Outcome 1.4 –By fall 2019, VSU will develop clear academic pathways for all undergraduate degree programs, publicize corresponding two-year rolling course schedules, and implement an annual review process to ensure that all posted information (e.g., catalog, DegreeWorks, website, etc.) remains accurate and up to date.
Completed Spring 2022
By November 2018, all undergraduate degree programs at VSU developed clear four-year pathways through their programs. These program maps are easily accessible on the University’s website. After an intensive process of “pressure-testing” using Visual Schedule Builder, many of the four-year maps were revised to correct some initial errors. This led to a careful review of the proposed fall 2019 schedules, which were revised based on the revised program maps, to ensure that all students could build complete schedules based on the maps. Two-year rolling schedules have been developed to coincide with the revised program maps. An annual review process that will keep all posted program information current and accurate has also been developed. Department heads are tasked with keeping the program maps and two-year rolling schedules up to date and associate deans are responsible for double checking these by pressure-testing schedules to ensure that we are offering schedules that reflect the program maps.
Outcome 1.5 – VSU will attract, develop, and retain a quality and diverse workforce that promotes student success by forming a more outcomes-oriented training program for managers by spring 2019; completing a classification & compensation study for faculty and staff by fall 2019; creating a faculty workload model that is consistent with comparator norms by spring 2020; and connecting promotion & tenure, as well as funding to support research and High Impact Practices, to the values inherent in this plan by spring 2021.
Completed Summer 2022
In fall 2018, VSU created the Faculty Workload Model Task Force, and throughout the 2018-19 academic year, the task force gathered data from peer and aspirational institutions and surveyed departments to gain a clear understanding of the current state of faculty workload at VSU. The group developed a draft report, which was shared with faculty at a number of forums as well as the Deans’ Council and Faculty Senate. The final report of the task force was approved in spring 2019 by the Deans’ Council, provost, and president. Each of the six academic colleges and Odum Library developed workload documents consistent with the new University policy. These documents were finalized summer 2022. Revisions to the promotion and tenure process were made following changes to the Faculty Evaluation Model and revisions to post-tenure review necessitated by changes in BOR policy on Post-Tenure Review.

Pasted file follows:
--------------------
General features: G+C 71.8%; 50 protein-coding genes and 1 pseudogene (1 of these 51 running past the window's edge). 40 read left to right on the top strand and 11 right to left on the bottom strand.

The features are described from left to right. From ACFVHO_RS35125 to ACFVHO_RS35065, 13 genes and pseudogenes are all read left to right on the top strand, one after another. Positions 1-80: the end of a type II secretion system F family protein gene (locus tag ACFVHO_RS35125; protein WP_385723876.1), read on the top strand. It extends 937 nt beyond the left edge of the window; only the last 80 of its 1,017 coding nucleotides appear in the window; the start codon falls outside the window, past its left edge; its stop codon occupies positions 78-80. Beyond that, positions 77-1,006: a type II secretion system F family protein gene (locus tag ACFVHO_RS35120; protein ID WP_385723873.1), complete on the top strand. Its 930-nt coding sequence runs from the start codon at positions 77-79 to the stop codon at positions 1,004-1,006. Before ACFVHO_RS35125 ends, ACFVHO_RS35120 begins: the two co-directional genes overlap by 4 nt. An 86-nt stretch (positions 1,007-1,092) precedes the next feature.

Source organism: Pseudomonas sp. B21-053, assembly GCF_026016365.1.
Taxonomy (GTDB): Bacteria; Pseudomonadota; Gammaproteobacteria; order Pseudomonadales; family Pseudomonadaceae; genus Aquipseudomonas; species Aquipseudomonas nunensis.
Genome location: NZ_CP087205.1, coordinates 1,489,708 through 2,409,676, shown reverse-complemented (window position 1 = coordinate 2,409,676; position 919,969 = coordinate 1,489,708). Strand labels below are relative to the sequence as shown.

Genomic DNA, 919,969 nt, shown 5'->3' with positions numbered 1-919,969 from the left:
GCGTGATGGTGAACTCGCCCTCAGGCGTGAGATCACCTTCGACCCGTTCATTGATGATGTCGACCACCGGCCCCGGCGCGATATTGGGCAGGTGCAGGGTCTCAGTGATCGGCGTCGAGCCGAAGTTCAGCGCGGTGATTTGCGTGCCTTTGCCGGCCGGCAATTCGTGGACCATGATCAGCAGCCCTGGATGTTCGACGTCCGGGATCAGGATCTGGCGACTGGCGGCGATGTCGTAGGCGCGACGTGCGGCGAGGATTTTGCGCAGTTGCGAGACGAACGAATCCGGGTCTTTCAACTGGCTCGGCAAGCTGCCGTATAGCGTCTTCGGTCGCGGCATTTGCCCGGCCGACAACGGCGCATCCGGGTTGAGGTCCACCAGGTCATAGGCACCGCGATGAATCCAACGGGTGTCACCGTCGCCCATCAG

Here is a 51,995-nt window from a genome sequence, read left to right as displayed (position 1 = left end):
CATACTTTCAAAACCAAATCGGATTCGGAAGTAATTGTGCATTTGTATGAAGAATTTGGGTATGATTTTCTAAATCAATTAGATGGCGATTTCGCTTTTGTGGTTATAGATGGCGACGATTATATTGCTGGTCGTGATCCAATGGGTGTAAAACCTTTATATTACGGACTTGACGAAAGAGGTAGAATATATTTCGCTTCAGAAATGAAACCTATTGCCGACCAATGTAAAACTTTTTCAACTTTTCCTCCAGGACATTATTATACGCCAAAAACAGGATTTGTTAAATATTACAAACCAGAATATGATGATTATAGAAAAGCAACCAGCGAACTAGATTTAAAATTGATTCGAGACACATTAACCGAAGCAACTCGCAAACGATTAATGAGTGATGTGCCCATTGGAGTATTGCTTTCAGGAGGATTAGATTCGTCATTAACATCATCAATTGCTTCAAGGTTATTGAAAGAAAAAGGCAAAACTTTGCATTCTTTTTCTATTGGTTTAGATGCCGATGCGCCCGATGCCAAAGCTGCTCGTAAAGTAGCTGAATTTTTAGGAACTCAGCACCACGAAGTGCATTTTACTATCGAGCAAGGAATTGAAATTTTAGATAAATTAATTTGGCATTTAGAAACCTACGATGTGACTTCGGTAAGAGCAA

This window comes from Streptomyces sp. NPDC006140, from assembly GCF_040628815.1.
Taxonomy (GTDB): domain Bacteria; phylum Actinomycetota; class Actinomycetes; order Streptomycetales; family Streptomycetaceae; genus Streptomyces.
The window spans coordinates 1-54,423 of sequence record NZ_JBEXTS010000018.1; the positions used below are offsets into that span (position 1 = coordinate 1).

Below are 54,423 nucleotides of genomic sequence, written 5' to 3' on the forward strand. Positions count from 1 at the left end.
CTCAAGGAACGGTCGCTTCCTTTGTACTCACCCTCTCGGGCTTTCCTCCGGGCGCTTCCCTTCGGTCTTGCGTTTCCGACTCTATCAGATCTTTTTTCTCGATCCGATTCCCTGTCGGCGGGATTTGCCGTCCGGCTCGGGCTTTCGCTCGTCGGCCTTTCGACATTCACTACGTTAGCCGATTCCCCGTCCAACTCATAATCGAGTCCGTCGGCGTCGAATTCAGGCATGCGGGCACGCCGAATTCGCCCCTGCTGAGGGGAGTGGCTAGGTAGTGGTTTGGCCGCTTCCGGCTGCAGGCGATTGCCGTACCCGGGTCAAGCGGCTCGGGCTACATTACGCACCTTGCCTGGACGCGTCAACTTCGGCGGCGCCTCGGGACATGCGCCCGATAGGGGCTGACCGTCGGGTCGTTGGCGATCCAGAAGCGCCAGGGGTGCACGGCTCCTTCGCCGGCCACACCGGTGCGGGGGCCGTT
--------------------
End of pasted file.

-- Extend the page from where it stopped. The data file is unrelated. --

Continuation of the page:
Additionally, several groups studied the current state of VSU’s experiential learning High Impact Practices and made recommendations, which were studied further during the 2019-20 academic year. As a direct outgrowth of this effort, the focus of our new Quality Enhancement Plan (QEP) is experiential learning. A QEP pilot was completed during the 2021-22 academic year, resulting in many more experiential learning projects than projected. Connecting these efforts to promotion and tenure and workload are a focus of the college workload policies and revisions to existing promotion and tenure policies.
In 2018, Valdosta State University underwent a comprehensive classification and compensation study with the Carl Vinson Institute of Government (CVIOG) to review and recommend necessary changes to our classification system and salary structure, in order to increase our market competitiveness. As a result of the study, the University has been able to simplify the staff classification structure, ensure market/internal structure alignment, establish new minimum pay ranges, and implement an overall compensation philosophy as well as guiding principles for moving forward. The first of five proposed adjustments to employee pay was funded and paid in February 2020. The second adjustment was funded and paid in February 2021 and the third effective February 1, 2022. Subsequent years will be implemented as enrollment, and therefore funding, permit.
Human Resources developed and offered a new outcomes-oriented management training curriculum in fall 2019. All campus divisions participate together, and managers are grouped by manager level (Tier 1, Tier 2, and Tier 3). This mandatory year-long program: